Home Elizabeth Cady Stanton (November 12, 1815 – October 26, 1902)

Elizabeth Cady Stanton (November 12, 1815 – October 26, 1902)

Elizabeth Cady Stanton (November 12, 1815 – October 26, 1902)

Elizabeth Cady Stanton

Elizabeth Cady Stanton was among the best known and most independent advocates for women’s rights of the 19th century. According to historian Elisabeth Griffith, “She set its agenda, drafted its documents, and articulated its ideology. Her followers grew from a network of local reform groups to a national constituency of politically active women…(at her death) newspapers called her ‘America’s Grand Old Woman.’”

Born in Johnstown, New York, to Daniel Cady (later a judge and congressman) and Margaret Livingston, Elizabeth Cady was educated at Johnstown Academy, the only girl in the higher classes studying Latin, Greek, and mathematics. Barred from obtaining a college degree because of her gender, she continued her studies at Emma Willard’s academy, where she discovered natural rights philosophy. She read law with her father and was moved by the systemic discrimination against women in every aspect of life. In 1840, she married abolitionist Henry Brewster Stanton with wedding vows that notably excluded the then-customary promise to “obey” her husband.

For their honeymoon, Elizabeth Cady Stanton and her new husband journeyed in June of 1840 to the World’s Anti-Slavery Convention in London. When women delegates were denied seats, Stanton and Quaker activist Lucretia Mott (who was also consigned to a viewing gallery) were inspired to work for a convention in which women would demand their own rights. In 1848 in Seneca Falls, New York, Stanton joined with Mott and three other Quaker women to convene a gathering that is often considered the founding of the women’s rights movement in America.

Stanton drafted the Seneca Falls Convention’s Declaration of Sentiments. Patterned after the Declaration of Independence, it included the words “We hold these truths to be self-evident: that all men and women are created equal.” She also drafted the resolutions adopted at the convention which called for the ballot—a radical idea opposed by her husband and even Mrs. Mott. It was shortly after the Seneca Falls Convention that Elizabeth Cady Stanton met Susan B. Anthony of Rochester. The two formed a lifelong friendship, strengthened by their mutual devotion to women’s rights and women’s suffrage. They spoke at national women’s right conventions, testified before legislatures, and founded both the National American Woman Suffrage Association and the National Women’s Suffrage Association to fight for adoption of a federal constitutional amendment.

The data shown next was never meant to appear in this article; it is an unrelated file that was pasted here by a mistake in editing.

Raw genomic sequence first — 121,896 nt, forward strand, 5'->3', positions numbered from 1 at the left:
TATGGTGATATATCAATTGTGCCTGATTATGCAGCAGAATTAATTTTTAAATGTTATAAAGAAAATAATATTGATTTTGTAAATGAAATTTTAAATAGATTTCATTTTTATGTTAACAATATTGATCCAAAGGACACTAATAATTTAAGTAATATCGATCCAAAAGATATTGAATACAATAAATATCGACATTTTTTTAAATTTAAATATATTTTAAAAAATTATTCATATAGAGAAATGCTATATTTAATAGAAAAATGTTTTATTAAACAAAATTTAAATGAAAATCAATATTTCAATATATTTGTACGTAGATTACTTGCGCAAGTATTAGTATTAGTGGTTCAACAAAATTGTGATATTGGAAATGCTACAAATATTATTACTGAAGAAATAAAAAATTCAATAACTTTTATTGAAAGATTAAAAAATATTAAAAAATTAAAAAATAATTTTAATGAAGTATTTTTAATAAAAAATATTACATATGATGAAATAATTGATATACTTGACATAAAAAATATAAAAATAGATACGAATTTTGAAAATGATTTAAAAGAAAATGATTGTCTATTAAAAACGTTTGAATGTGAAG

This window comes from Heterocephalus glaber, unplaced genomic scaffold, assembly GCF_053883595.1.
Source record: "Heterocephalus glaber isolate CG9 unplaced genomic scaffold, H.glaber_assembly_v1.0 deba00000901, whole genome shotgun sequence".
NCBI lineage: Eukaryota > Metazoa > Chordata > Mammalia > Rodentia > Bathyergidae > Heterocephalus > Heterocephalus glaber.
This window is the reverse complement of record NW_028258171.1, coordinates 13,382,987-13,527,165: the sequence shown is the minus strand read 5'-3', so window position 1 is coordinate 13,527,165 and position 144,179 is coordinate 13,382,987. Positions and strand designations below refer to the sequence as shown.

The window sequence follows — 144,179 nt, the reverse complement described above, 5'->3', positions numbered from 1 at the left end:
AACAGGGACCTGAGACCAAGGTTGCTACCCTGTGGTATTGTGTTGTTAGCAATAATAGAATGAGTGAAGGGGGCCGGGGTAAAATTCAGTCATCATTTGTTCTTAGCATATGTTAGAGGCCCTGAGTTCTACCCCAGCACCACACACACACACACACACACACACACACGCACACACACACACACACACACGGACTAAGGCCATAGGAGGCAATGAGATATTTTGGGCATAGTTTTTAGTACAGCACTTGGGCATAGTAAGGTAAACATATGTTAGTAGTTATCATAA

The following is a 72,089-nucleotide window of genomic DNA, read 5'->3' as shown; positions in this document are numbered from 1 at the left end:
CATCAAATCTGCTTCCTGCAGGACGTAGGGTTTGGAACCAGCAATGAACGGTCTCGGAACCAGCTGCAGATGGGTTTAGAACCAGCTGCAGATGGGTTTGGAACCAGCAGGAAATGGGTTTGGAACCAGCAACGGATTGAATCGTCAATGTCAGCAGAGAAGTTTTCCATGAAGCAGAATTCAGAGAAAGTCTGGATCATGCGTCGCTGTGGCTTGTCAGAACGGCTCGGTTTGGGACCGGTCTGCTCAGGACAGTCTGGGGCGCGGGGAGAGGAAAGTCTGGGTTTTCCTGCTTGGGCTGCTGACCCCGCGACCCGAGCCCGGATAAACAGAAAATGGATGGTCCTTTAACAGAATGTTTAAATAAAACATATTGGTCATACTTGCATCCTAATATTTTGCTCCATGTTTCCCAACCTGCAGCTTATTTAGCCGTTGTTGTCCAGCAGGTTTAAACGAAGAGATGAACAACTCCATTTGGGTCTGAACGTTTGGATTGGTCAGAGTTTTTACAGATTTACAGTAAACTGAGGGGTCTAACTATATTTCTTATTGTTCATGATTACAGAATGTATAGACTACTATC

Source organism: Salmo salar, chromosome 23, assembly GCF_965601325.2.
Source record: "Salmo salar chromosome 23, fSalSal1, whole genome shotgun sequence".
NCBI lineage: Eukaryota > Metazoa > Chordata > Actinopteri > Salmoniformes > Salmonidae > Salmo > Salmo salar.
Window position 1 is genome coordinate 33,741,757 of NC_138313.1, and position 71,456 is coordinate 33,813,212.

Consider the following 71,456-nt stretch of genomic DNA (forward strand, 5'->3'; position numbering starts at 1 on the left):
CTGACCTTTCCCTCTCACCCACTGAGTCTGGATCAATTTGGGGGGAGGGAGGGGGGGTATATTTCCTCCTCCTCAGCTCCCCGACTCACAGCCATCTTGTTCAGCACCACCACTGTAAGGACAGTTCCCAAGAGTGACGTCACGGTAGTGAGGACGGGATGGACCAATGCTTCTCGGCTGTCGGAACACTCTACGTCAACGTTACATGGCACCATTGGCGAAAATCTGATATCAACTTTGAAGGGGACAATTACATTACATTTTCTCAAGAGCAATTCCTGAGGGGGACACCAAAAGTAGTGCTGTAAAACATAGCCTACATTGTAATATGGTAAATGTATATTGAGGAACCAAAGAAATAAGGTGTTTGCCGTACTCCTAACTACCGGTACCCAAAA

Stanton raised seven children and, although frequently confined to home, anticipated the day when her child-rearing responsibilities would end, and she could lecture and travel freely.

A true radical for her time, she not only demanded that women have the right to vote, but also the right to higher education and a professional life. Some of her earliest reform efforts targeted laws that discriminated against married women by denying them the right to hold property, keep their wages, and have guardianship of their children. She was instrumental in the passage of New York’s Woman’s Property bill. Her agenda was more extreme than that of younger, more conservative advocates, and extended to a belief that religion subjugated women.

Elizabeth Cady Stanton was a prolific author whose works included Solitude of Self, The Woman’s Bible, and The History of Woman Suffrage, a work composed with Anthony and Matilda Jocelyn Gage that, following Stanton’s death, extended to six volumes. Stanton once wrote that “The prolonged slavery of woman is the darkest page in human history.”

Up until her death at 86, Elizabeth Cady Stanton, spent every afternoon with a private secretary dictating correspondence and writing highly popular newspaper and magazine articles. An obituary and accompanying articles in The New York Times noted that her death “fell with almost crushing weight” on Anthony, who called her “the philosopher and statesman of our movement.” It’s a tribute that has endured for generations.


Elisabeth Griffith, In Her Own Right, the Life of Elizabeth Cady Stanton (New York, Oxford: Oxford University Press, Inc., 1984)

National Women’s Hall of Fame: https://www.womenofthehall.org/inductee/elizabeth-cady-stanton/

Library of Congress, American Memories, Bibliographic information | Miller NAWSA Suffrage Scrapbooks, 1897-1911, Elizabeth Cady Stanton Obituary, https://memory.loc.gov/cgi-bin/query/D?rbcmillerbib:10:./temp/~ammem_SBdW

The New York Times: “Elizabeth Cady Stanton Dies at Her Home” http://www.nytimes.com/learning/general/onthisday/bday/1112.html